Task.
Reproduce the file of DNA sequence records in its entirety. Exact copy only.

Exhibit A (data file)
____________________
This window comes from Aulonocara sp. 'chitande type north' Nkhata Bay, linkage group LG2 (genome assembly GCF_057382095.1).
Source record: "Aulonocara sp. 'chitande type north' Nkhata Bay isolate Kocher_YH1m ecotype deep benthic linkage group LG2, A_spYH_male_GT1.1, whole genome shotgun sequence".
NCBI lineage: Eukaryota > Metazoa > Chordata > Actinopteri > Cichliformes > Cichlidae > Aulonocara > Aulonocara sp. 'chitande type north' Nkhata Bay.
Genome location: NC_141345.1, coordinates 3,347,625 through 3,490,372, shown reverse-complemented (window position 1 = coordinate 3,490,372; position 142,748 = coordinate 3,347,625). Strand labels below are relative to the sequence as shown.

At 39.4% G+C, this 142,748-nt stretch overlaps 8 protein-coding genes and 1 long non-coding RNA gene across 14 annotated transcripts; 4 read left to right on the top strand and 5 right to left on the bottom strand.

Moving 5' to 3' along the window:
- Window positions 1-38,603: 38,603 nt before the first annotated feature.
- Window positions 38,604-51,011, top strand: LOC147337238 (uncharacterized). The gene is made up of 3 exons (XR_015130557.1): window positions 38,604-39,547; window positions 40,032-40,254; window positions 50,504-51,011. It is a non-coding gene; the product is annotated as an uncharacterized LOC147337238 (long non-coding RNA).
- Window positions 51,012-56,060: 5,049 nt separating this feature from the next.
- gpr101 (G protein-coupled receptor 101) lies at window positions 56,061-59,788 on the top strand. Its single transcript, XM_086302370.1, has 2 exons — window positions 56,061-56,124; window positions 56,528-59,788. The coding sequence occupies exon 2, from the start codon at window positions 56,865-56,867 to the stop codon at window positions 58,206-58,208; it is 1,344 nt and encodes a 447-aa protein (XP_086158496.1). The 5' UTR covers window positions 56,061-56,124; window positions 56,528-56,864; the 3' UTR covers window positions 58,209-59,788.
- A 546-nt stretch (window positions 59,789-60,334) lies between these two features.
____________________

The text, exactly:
This window comes from Aulonocara sp. 'chitande type north' Nkhata Bay, linkage group LG2 (genome assembly GCF_057382095.1).
Source record: "Aulonocara sp. 'chitande type north' Nkhata Bay isolate Kocher_YH1m ecotype deep benthic linkage group LG2, A_spYH_male_GT1.1, whole genome shotgun sequence".
NCBI lineage: Eukaryota > Metazoa > Chordata > Actinopteri > Cichliformes > Cichlidae > Aulonocara > Aulonocara sp. 'chitande type north' Nkhata Bay.
Genome location: NC_141345.1, coordinates 3,347,625 through 3,490,372, shown reverse-complemented (window position 1 = coordinate 3,490,372; position 142,748 = coordinate 3,347,625). Strand labels below are relative to the sequence as shown.

At 39.4% G+C, this 142,748-nt stretch overlaps 8 protein-coding genes and 1 long non-coding RNA gene across 14 annotated transcripts; 4 read left to right on the top strand and 5 right to left on the bottom strand.

Moving 5' to 3' along the window:
- Window positions 1-38,603: 38,603 nt before the first annotated feature.
- Window positions 38,604-51,011, top strand: LOC147337238 (uncharacterized). The gene is made up of 3 exons (XR_015130557.1): window positions 38,604-39,547; window positions 40,032-40,254; window positions 50,504-51,011. It is a non-coding gene; the product is annotated as an uncharacterized LOC147337238 (long non-coding RNA).
- Window positions 51,012-56,060: 5,049 nt separating this feature from the next.
- gpr101 (G protein-coupled receptor 101) lies at window positions 56,061-59,788 on the top strand. Its single transcript, XM_086302370.1, has 2 exons — window positions 56,061-56,124; window positions 56,528-59,788. The coding sequence occupies exon 2, from the start codon at window positions 56,865-56,867 to the stop codon at window positions 58,206-58,208; it is 1,344 nt and encodes a 447-aa protein (XP_086158496.1). The 5' UTR covers window positions 56,061-56,124; window positions 56,528-56,864; the 3' UTR covers window positions 58,209-59,788.
- A 546-nt stretch (window positions 59,789-60,334) lies between these two features.